Faced with congressmen, US SME representatives bombarded technology giants to bully the small

Netease Technology News on January 18th, according to foreign media reports, Patrick Spence, CEO of wireless audio maker Sonos, accused Alphabet and Google, etc. of Alphabet during a hearing held by the antitrust group on Friday local time Big technology companies use their market power to thwart competition. A week ago Sonos filed a lawsuit against Google alleging that the latter infringed its patent.

Spencer said at a hearing before the U.S. House Antitrust Subcommittee, “Today, dominant companies have such a powerful force in a wide range of markets and continue to use this power to expand into new markets. We need to review existing laws and policies. “It is reported that the hearing, held in Boulder, Colorado, and chaired by Rhode Island Democratic Rep. David Cicilline, is investigating competition in the technology sector.

Sonos is a company with 1,500 employees. It sued Google on January 7, alleging that Google was suspected of infringing five patents related to multi-room audio technology. Spencer said Google’s market dominance allowed it to infringe on its company’s intellectual property. He said Google also tried to prevent customers from using its voice assistant while using Sonos speakers. He said that although Amazon is not as excessive as Google, it also uses its market power to “subsidize” the booming smart speaker market, especially by suppressing competition by driving down its own product prices.

According to people familiar with the matter, Sonos worked with the commission long before it decided to sue. It also responded to questions the Commission had asked customers of large technology platforms.

Google countered Sonos’s claims and said it would defend itself. The search giant is currently facing antitrust investigations by 48 state attorneys and the US Department of Justice.

Xi Xilin used the hearing to express dissatisfaction with SMEs. It had previously held a series of conferences in Washington focused on tech giants.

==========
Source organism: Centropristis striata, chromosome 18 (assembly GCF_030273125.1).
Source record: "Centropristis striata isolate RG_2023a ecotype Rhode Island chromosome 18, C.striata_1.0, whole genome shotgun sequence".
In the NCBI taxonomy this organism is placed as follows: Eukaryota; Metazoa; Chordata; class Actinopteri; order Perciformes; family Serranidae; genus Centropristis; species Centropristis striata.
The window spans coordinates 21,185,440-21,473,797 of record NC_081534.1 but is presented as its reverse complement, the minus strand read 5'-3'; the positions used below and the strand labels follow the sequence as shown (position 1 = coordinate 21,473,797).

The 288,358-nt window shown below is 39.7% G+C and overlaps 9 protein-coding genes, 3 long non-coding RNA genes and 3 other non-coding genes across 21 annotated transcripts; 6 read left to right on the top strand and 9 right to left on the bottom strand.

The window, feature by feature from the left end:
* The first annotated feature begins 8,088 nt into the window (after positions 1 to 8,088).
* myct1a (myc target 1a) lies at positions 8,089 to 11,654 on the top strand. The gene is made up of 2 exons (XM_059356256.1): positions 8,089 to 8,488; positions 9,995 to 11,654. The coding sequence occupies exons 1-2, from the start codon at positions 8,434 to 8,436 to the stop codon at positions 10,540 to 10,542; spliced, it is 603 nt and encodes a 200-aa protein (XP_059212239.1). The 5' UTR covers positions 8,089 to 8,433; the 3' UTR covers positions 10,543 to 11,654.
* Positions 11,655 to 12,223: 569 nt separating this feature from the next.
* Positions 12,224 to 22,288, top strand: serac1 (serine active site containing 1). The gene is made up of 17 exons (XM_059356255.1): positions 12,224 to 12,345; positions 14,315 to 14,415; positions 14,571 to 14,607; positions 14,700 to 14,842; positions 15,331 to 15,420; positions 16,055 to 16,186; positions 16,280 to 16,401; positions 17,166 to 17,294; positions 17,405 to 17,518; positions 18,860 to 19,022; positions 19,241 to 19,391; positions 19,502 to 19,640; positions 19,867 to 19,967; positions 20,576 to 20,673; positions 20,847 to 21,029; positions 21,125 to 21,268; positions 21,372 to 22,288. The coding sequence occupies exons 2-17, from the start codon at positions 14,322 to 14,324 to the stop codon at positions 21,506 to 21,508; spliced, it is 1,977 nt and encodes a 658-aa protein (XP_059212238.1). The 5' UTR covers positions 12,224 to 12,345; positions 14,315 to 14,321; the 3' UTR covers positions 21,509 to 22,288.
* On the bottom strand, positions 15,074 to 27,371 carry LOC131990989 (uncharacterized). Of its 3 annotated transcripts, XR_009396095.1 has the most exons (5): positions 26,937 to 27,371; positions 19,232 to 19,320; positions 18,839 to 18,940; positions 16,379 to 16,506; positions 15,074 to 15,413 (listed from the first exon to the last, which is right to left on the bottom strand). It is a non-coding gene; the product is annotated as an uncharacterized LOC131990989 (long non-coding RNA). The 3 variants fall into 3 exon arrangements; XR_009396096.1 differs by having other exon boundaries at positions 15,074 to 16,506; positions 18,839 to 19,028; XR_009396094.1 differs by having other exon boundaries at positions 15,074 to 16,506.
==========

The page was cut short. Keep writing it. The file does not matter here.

“It’s clear that market-dominant platforms are starting to use their gatekeeper power more in abusive and coercive ways,” Sicilian said in his opening statement.

Panelists also heard a speech from David Barnett, founder of Boulder-based PopSockets. The company makes mobile phone stands and cradles. Barnett claims that Amazon often adopts a “bully bullying” approach, using improper practices including the deliberate sale of counterfeit goods, threats to unauthorized dealers, and price cuts without consulting.

Barnett said that although it was more difficult to sell products elsewhere, PopSockets decided to terminate its partnership with Amazon. He said this also resulted in “a reduction of $ 10 million in our innovation funding this year.”

“Amazon seems to have dominated (to give SMEs) no other choice,” said the committee’s Colorado Republican Rep. Ken Buck.

Amazon said in a statement that PopSockets is a “valued retail supplier” and added: “We will continue to work with PopSockets to address our common concerns about counterfeit products. We will continue to work with Amazon Merch PopSockets maintains a partnership and also enables other sellers to sell customized PopSockets products. “

Amazon says it has refused to work with some middlemen to ensure that prices are low. Amazon has refused to accept its claim to dominate the market, saying it only accounts for 4% of the US retail market.

The commission also heard from Kirsten Daru, Tile’s chief legal counsel. Tile mainly produces devices that can be paired with mobile phones to help users quickly find small items such as keys or wallets that are easy to lose.

Apple is reportedly preparing to launch a service that competes with it. Tile has 100 employees. The company claims that Apple has started to set up obstacles in the Tile business, such as removing permissions to allow mobile phones to communicate with Tile devices and prompting users to disable the permissions that have been set.

“You are competing with a team that owns the court, the ball, and the rules can be changed at any time,” Daru said in an interview before the hearing. He also said that most of Tile’s customers use the Apple operating system.

Apple stated that its purpose in handling the location permissions of Tile devices is to protect user privacy. Apple claims that it is working with developers whose customers may want certain applications to track them at any time.

Daru said that Apple also removed Tile equipment from retail stores and raised bids for search terms with potential competitors, which increased Tile ’s advertising costs by 50% last fall.

Cicilline said he aims to submit a final report to Congress this year and make targeted recommendations. He told reporters on Tuesday that he hopes to end the investigation by the end of March and hopes that the tech giants will cooperate with the request of the CEO to provide information on the committee’s request, preferably at a public hearing.

“It’s hard to imagine that we would end the investigation and come to a conclusion without hearing from the CEOs of some large technology companies,” he said.

Leave a Reply

Your email address will not be published. Required fields are marked *